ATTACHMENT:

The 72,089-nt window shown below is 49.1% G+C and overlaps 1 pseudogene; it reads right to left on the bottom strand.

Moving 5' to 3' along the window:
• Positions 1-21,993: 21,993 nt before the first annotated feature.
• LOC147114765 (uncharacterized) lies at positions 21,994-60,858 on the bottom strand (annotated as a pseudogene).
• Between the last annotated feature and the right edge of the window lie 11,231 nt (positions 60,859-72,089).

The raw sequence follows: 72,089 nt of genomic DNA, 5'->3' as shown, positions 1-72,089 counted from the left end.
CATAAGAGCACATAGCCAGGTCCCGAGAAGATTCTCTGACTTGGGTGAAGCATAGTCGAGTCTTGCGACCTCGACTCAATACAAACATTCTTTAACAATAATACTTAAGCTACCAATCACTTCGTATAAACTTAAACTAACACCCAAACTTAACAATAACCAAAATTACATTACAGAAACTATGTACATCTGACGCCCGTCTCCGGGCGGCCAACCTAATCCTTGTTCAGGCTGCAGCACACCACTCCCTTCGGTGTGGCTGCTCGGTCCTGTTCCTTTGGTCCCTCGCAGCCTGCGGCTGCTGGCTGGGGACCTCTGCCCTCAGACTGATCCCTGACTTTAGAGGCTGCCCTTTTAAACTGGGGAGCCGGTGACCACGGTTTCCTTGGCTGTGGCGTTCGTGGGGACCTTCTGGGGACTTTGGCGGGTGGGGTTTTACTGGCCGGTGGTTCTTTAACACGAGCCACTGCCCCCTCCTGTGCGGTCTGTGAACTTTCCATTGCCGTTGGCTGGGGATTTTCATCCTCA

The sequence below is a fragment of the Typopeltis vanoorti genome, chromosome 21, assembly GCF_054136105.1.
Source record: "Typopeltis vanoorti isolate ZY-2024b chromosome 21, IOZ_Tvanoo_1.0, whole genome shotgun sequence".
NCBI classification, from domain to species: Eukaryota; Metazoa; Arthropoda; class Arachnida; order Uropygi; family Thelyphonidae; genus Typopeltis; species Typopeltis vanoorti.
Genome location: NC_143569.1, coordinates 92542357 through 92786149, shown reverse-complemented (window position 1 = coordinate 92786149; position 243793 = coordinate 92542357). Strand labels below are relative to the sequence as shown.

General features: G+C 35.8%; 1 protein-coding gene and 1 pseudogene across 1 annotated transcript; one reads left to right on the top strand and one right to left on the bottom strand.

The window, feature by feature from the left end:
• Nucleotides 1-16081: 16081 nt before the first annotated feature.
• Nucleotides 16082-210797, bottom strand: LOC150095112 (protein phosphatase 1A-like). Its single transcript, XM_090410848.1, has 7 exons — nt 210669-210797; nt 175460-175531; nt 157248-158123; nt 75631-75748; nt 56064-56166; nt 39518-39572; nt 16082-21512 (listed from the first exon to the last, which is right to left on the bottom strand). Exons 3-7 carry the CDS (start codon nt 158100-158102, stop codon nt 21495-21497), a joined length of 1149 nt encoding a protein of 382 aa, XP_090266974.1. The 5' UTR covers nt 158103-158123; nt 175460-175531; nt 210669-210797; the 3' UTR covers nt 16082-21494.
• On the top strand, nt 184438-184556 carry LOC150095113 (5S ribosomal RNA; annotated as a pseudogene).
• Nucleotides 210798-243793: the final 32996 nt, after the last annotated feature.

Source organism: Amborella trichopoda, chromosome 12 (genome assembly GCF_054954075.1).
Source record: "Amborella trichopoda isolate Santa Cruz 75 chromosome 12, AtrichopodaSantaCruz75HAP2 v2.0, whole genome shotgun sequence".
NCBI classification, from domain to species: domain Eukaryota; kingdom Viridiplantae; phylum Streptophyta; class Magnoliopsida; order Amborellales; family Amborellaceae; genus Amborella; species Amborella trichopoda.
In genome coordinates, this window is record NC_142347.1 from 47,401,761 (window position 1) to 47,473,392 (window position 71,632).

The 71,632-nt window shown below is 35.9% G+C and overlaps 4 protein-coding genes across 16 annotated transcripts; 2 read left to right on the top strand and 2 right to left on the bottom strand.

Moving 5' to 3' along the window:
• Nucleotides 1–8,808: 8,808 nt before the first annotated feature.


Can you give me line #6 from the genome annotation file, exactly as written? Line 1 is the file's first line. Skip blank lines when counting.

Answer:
The raw sequence follows: 72,089 nt of genomic DNA, 5'->3' as shown, positions 1-72,089 counted from the left end.